We’re certainly on a good track here. I wonder if it wouldn’t be better if the ability/artifact (let’s call it rune here) was single use and could be fused either to a minion or piece of equipment. You’d be making decisions on which minion to power up. Fusing with equipment would mean that more minions can use it and you don’t loose the ability when a minion dies (there would have to be a downside to offset that). Plus you could create custom artifacts, which is cool.

    Fusing would be subject of extra logistics, like having an appropriate forge tier for a rune. Some runes could only be fused to rings, others to weapons or to creatures. And of course excess runes could blow up a weapon or a minion’s limb.

    Minions would sometimes randomly learn abilities up to some level while training or studying, so you wouldn’t have to be searching for runes all the time to get anywhere.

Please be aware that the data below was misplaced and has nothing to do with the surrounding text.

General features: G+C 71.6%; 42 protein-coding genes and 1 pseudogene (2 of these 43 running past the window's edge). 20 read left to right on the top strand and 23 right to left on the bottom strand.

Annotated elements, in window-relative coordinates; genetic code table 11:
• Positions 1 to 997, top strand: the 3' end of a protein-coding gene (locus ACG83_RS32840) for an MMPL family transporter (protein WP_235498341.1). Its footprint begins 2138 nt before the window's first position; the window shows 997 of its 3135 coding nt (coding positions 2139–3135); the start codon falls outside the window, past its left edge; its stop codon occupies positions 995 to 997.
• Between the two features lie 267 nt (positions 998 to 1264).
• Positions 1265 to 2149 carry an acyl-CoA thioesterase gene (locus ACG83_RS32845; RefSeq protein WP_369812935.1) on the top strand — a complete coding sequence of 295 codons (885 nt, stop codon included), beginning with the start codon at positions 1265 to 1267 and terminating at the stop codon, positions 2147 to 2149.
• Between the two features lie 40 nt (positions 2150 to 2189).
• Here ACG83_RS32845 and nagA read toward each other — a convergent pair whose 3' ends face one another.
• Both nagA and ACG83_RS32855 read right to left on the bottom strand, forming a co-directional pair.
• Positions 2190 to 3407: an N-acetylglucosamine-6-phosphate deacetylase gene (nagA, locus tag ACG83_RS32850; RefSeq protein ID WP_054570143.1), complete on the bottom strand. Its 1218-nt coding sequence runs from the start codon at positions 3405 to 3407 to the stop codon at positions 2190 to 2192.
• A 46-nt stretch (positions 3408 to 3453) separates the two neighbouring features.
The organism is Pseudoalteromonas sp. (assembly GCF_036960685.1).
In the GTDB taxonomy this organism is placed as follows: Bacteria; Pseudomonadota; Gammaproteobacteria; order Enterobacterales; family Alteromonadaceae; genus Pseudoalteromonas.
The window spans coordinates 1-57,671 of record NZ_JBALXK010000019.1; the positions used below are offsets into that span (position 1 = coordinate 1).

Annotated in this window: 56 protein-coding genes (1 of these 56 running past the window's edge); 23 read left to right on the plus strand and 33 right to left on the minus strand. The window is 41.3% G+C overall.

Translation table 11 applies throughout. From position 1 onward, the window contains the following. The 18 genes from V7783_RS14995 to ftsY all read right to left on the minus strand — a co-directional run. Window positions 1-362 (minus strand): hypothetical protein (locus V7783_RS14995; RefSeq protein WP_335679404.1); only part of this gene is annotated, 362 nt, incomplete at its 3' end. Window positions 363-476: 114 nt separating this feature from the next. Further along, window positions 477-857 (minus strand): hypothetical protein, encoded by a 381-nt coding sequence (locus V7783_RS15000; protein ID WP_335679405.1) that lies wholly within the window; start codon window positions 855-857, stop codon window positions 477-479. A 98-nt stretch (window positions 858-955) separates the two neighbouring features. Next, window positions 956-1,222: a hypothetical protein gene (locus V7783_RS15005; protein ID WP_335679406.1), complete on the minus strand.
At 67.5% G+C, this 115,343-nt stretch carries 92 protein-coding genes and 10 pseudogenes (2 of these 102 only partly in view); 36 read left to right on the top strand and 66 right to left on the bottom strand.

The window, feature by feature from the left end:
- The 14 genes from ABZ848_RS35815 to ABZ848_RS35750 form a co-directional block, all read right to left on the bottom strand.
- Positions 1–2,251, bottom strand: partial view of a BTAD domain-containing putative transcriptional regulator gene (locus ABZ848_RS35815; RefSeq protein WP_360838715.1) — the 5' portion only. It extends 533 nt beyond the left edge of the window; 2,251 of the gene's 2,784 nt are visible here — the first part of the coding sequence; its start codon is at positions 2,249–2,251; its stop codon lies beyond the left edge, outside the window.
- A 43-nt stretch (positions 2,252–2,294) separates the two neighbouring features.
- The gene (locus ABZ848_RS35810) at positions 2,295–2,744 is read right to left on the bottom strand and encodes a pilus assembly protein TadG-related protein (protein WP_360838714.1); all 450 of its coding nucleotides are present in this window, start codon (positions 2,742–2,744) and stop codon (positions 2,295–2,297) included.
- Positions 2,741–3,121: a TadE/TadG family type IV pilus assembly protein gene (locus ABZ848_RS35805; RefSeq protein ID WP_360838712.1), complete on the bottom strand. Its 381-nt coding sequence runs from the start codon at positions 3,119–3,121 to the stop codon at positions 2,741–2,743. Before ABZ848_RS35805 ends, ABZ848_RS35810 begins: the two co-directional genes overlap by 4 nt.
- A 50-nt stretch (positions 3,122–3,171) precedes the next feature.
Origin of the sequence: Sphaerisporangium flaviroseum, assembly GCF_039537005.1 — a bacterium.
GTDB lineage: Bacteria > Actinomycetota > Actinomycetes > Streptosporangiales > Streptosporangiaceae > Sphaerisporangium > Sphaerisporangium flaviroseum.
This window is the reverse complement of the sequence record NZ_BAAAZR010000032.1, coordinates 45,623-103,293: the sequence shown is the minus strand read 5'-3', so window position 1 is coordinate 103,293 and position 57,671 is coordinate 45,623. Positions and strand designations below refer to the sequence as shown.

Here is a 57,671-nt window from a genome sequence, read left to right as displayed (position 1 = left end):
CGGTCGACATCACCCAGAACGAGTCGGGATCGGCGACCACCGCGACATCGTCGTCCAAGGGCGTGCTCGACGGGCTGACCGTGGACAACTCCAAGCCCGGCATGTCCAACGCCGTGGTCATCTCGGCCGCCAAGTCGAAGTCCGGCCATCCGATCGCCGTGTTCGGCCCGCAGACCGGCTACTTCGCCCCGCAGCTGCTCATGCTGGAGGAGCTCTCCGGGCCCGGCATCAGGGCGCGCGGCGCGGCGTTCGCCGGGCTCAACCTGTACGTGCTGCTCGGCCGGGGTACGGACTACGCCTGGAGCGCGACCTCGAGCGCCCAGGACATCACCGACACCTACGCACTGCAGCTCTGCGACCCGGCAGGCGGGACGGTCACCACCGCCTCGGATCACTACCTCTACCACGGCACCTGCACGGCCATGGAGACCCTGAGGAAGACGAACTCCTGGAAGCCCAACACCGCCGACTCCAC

#6295

    owen
    Participant

    … was single use and could be fused either to a minion or piece of equipment. You’d be making decisions on which minion to power up. Fusing with equipment would mean that more minions can use it and you don’t loose the ability when a minion dies (there would have to be a downside to offset that).

    If the individual minion is augmented instead of the production facility, then I think individual minions must able to be micromanaged more precisely. If runes are supposed to be rather precious items that need to be conserved if the player is to have a chance at winning, then I would probably never spend a rune to upgrade a minion that was not leading my party for fear of losing it due to bad AI decisions. I’d probably not want to spend it on a piece of equipment that wasn’t under my control either, because equipment often cannot be retrieved, at least for the time being, if the minion who holds it is killed.

    #6296

    Keeperman
    Participant

    I like the idea of fusing to the production facility.
    Could you fuse the runes to a production queue? Current production queues are:

    Library
    Workshop
    Forge
    Laboratory
    Jeweler
    Steel Furnace

    There is a production queue screen already 🙂

    —–
    ps. Do “Sorcery” and “Keeperopedia” still belong on the production queue screen?

    • This reply was modified 1 year, 6 months ago by  Keeperman.
    • This reply was modified 1 year, 6 months ago by  Keeperman. Reason: post script